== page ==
Dark Eclipse – PSVR Review 1


Letting you guys behind the curtain, if you ever end up running a review site like this the trick is to find a few writers with different tastes. We’ve got Mike who mainly covers driving games and survival horror. Gareth does ultra hard platforming games, J-RPGs and visual novels (thank God). Grizzly does a bit of everything but is a sucker for cutesy platformers (also, thank God). Ian likes indie tat with stories to them.

For me, I tend to like arcade shoot ’em ups and games that get straight to the point. So quite how I ended up reviewing a free-to-play VR MOBA (multiplayer online battle arena) I have no idea. I tend to avoid anything F2P because I’m old and I frankly get confused by games where there are too many options in terms of which characters to pick and what things to spend your virtual money on in the game.  But here I am reviewing Dark Eclipse which comes from veteran Japanese developers SunSoft.

With no real plot to speak of, this is very much a game that wants to get to the point right away.  On firing it up, the game throws you immediately into a tutorial where you can learn the basics of controlling your view of the game area as well as moving units and initiating combat. You get a choice of using Move controllers or the DualShock and the tutorial adapts to whichever choice you’ve made.

The tutorial explains that the basic idea of the game is that you’ve got a base tower and so does your enemy and each player’s goal is to destroy the other’s. Each player controls three characters, known as leaders, and these can be moved around the game area by picking up the icon above their heads and dropping them where you want the character to go.

These leaders can then be assigned to fight, build towers, gather resources or hide as you see fit. Each leader also starts with one soldier who can also get involved in these activities and will cut down trees to produce wood which is the main resource in the game.  You can add additional soldiers as the game progresses too.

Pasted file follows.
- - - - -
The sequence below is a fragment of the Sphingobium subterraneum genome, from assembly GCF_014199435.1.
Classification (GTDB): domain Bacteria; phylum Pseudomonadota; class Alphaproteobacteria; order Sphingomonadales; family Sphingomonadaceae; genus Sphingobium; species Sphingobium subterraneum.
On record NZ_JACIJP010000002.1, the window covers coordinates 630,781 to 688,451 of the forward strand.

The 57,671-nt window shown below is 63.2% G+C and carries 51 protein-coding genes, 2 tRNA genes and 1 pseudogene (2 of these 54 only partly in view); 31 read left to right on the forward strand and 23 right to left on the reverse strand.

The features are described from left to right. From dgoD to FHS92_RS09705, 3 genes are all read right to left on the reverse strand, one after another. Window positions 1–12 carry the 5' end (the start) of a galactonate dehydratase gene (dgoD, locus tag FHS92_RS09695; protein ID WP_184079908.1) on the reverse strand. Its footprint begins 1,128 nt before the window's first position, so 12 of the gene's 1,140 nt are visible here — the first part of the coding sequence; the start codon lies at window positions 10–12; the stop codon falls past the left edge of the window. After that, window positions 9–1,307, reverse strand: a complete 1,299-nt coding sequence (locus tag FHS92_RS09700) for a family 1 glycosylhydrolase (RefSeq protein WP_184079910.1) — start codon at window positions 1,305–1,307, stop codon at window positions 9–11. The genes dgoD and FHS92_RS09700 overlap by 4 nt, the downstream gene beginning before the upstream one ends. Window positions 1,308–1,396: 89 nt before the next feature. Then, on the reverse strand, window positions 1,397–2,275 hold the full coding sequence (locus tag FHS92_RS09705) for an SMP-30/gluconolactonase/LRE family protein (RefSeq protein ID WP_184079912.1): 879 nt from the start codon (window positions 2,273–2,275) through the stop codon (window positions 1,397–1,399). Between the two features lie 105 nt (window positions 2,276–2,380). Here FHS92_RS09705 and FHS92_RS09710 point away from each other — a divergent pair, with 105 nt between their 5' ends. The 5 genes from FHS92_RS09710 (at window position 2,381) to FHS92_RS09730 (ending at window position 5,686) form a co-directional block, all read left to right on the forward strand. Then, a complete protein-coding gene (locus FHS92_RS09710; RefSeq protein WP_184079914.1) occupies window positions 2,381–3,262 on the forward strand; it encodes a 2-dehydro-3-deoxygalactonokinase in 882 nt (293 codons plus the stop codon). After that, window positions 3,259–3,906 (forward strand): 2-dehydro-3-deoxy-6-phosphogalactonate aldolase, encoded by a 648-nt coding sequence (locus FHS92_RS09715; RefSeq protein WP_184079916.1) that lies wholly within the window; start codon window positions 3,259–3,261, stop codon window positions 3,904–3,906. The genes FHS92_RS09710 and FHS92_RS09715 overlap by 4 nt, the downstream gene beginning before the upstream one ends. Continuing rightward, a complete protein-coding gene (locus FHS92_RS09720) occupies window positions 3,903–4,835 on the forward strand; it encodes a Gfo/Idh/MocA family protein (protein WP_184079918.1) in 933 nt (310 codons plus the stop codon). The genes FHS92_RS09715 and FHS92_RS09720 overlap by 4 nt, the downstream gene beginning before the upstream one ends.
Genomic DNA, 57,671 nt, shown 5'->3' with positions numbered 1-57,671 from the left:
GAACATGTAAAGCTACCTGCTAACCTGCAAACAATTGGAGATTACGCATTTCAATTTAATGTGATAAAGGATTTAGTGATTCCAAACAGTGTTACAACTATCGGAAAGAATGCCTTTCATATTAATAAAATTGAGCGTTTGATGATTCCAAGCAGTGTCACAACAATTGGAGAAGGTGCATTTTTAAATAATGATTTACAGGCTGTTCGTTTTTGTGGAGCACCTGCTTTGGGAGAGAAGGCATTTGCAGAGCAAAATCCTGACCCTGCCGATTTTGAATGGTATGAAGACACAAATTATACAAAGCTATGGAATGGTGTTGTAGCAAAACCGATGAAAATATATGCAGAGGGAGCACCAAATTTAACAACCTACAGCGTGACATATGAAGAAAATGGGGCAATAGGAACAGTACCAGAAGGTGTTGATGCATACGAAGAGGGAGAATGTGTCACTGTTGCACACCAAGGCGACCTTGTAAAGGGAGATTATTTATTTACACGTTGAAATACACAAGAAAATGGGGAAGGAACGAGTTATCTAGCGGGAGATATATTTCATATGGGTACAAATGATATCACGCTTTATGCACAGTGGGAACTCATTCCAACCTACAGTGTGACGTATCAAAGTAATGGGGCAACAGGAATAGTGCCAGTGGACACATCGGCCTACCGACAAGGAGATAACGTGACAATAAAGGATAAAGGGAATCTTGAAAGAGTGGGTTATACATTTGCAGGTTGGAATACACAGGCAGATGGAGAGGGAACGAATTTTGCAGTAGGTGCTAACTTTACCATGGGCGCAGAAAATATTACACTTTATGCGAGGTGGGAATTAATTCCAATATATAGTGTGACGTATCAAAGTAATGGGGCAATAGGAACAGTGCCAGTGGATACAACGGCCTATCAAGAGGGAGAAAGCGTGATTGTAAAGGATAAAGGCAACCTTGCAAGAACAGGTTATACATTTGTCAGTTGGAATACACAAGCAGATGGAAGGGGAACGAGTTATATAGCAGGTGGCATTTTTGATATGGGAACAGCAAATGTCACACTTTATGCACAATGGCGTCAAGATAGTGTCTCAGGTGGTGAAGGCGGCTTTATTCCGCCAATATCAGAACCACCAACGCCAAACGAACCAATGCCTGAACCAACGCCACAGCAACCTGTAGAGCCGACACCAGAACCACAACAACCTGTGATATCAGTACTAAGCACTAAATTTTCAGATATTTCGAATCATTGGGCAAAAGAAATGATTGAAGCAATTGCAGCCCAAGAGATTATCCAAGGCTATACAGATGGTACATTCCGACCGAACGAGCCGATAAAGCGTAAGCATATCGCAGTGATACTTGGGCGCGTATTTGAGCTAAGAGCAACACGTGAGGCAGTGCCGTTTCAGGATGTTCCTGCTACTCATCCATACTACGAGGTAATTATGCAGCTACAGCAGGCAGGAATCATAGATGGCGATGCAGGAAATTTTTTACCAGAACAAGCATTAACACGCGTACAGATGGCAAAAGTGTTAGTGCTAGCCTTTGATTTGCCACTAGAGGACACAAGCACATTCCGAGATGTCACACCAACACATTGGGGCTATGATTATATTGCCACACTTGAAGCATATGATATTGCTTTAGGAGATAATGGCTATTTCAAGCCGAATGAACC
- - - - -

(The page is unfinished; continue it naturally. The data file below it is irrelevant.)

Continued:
The arena is laid out symmetrically with a base tower at either end and areas along the way that look like clearings. In each clearing there is a spot where you can build a tower and a few trees around there.  By pointing one of your leaders at that spot, you can pick the type of tower you want to build and then start gathering wood to build it. Once complete the tower will act as an automated defensive turret to guard the area and will also allow for dead soldiers to respawn if there leader is there.

Tactically there aren’t that many strategies you can employ. Do you send all of your guys down one side? Or do you separate them and attack on both fronts? Do you steadily build towers along the way or try to rush forward and get one in an advanced position to stage your final push from there?

In terms of your leaders, they all have various abilities and skills but I’ve only ever really had success from picking ranged characters rather than melee ones. So tactically the game can be a little bit limited but that’s reasonably in keeping with this being a 1v1 short, sharp affair.

When it goes well, you do feel like a bit of a badass, kind of like in a Command and Conquer game at the end when your opponent is down to his last building and three infantrymen and you’ve got him surrounded with a nuke ready to launch. But when it all goes wrong, you feel like you are being picked apart. Battles can turn reasonably quickly too, but when you’re playing the AI this tends to happen against you rather than for you.

The game offers just three ways to play at the moment. AI battles, casual online matches and ranked online matches. The AI is set to one difficulty only which I’d describe as fairly difficult. It would have been nice to have an easy AI to practise against. Online matches are responsive but it can be tricky finding an opponent to play against, which is odd given that the game is free.